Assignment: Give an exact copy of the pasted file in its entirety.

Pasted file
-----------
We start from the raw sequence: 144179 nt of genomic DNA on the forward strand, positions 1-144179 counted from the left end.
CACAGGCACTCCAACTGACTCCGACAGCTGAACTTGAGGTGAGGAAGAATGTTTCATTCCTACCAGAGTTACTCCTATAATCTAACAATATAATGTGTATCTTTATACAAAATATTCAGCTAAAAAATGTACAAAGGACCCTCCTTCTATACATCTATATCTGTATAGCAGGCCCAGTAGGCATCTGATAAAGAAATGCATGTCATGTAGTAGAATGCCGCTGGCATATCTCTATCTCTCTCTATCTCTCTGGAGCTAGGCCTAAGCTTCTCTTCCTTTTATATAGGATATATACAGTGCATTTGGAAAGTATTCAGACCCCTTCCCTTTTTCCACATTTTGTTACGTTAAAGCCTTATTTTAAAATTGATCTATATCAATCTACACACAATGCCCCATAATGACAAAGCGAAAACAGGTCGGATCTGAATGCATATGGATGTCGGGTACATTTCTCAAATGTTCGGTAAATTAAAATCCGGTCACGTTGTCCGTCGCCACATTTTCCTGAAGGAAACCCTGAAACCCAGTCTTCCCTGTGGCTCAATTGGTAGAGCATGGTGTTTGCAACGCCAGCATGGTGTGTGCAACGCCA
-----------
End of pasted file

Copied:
We start from the raw sequence: 144179 nt of genomic DNA on the forward strand, positions 1-144179 counted from the left end.
CACAGGCACTCCAACTGACTCCGACAGCTGAACTTGAGGTGAGGAAGAATGTTTCATTCCTACCAGAGTTACTCCTATAATCTAACAATATAATGTGTATCTTTATACAAAATATTCAGCTAAAAAATGTACAAAGGACCCTCCTTCTATACATCTATATCTGTATAGCAGGCCCAGTAGGCATCTGATAAAGAAATGCATGTCATGTAGTAGAATGCCGCTGGCATATCTCTATCTCTCTCTATCTCTCTGGAGCTAGGCCTAAGCTTCTCTTCCTTTTATATAGGATATATACAGTGCATTTGGAAAGTATTCAGACCCCTTCCCTTTTTCCACATTTTGTTACGTTAAAGCCTTATTTTAAAATTGATCTATATCAATCTACACACAATGCCCCATAATGACAAAGCGAAAACAGGTCGGATCTGAATGCATATGGATGTCGGGTACATTTCTCAAATGTTCGGTAAATTAAAATCCGGTCACGTTGTCCGTCGCCACATTTTCCTGAAGGAAACCCTGAAACCCAGTCTTCCCTGTGGCTCAATTGGTAGAGCATGGTGTTTGCAACGCCAGCATGGTGTGTGCAACGCCA